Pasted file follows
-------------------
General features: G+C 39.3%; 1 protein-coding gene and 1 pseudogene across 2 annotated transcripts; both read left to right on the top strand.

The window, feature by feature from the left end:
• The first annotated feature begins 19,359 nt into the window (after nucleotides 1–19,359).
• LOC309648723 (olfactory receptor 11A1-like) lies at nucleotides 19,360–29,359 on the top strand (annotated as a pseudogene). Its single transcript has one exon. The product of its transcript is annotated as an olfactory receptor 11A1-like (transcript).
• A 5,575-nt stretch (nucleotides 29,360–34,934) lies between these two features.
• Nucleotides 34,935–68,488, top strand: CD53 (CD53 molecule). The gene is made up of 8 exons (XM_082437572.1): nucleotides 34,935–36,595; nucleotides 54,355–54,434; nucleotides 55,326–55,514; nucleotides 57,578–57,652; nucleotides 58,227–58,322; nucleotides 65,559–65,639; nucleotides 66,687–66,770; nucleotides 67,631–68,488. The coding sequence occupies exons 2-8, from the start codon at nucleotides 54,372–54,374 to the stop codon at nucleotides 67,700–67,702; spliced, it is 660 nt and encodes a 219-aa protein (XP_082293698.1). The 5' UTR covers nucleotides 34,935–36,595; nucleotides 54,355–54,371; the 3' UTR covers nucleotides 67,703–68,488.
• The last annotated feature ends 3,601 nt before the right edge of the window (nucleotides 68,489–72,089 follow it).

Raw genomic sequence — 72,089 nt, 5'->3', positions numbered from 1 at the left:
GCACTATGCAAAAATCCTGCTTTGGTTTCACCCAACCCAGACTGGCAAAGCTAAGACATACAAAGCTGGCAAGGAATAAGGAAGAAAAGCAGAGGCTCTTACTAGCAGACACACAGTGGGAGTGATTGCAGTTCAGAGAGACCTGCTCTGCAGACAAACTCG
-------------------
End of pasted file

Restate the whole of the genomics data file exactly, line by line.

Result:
General features: G+C 39.3%; 1 protein-coding gene and 1 pseudogene across 2 annotated transcripts; both read left to right on the top strand.

The window, feature by feature from the left end:
• The first annotated feature begins 19,359 nt into the window (after nucleotides 1–19,359).
• LOC309648723 (olfactory receptor 11A1-like) lies at nucleotides 19,360–29,359 on the top strand (annotated as a pseudogene). Its single transcript has one exon. The product of its transcript is annotated as an olfactory receptor 11A1-like (transcript).
• A 5,575-nt stretch (nucleotides 29,360–34,934) lies between these two features.
• Nucleotides 34,935–68,488, top strand: CD53 (CD53 molecule). The gene is made up of 8 exons (XM_082437572.1): nucleotides 34,935–36,595; nucleotides 54,355–54,434; nucleotides 55,326–55,514; nucleotides 57,578–57,652; nucleotides 58,227–58,322; nucleotides 65,559–65,639; nucleotides 66,687–66,770; nucleotides 67,631–68,488. The coding sequence occupies exons 2-8, from the start codon at nucleotides 54,372–54,374 to the stop codon at nucleotides 67,700–67,702; spliced, it is 660 nt and encodes a 219-aa protein (XP_082293698.1). The 5' UTR covers nucleotides 34,935–36,595; nucleotides 54,355–54,371; the 3' UTR covers nucleotides 67,703–68,488.
• The last annotated feature ends 3,601 nt before the right edge of the window (nucleotides 68,489–72,089 follow it).

Raw genomic sequence — 72,089 nt, 5'->3', positions numbered from 1 at the left:
GCACTATGCAAAAATCCTGCTTTGGTTTCACCCAACCCAGACTGGCAAAGCTAAGACATACAAAGCTGGCAAGGAATAAGGAAGAAAAGCAGAGGCTCTTACTAGCAGACACACAGTGGGAGTGATTGCAGTTCAGAGAGACCTGCTCTGCAGACAAACTCG